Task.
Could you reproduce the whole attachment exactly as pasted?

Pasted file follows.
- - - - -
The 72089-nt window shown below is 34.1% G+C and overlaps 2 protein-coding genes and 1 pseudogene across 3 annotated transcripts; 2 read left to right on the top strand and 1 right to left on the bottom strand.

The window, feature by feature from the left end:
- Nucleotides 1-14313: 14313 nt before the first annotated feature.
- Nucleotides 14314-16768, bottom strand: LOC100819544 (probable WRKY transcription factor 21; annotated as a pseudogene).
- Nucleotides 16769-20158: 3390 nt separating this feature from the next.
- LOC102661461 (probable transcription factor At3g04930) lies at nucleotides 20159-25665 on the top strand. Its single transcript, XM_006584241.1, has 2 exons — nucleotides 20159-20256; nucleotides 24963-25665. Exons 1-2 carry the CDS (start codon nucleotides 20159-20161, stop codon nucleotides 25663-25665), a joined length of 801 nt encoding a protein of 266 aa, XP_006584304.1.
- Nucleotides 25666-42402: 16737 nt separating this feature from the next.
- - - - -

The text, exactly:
The 72089-nt window shown below is 34.1% G+C and overlaps 2 protein-coding genes and 1 pseudogene across 3 annotated transcripts; 2 read left to right on the top strand and 1 right to left on the bottom strand.

The window, feature by feature from the left end:
- Nucleotides 1-14313: 14313 nt before the first annotated feature.
- Nucleotides 14314-16768, bottom strand: LOC100819544 (probable WRKY transcription factor 21; annotated as a pseudogene).
- Nucleotides 16769-20158: 3390 nt separating this feature from the next.
- LOC102661461 (probable transcription factor At3g04930) lies at nucleotides 20159-25665 on the top strand. Its single transcript, XM_006584241.1, has 2 exons — nucleotides 20159-20256; nucleotides 24963-25665. Exons 1-2 carry the CDS (start codon nucleotides 20159-20161, stop codon nucleotides 25663-25665), a joined length of 801 nt encoding a protein of 266 aa, XP_006584304.1.
- Nucleotides 25666-42402: 16737 nt separating this feature from the next.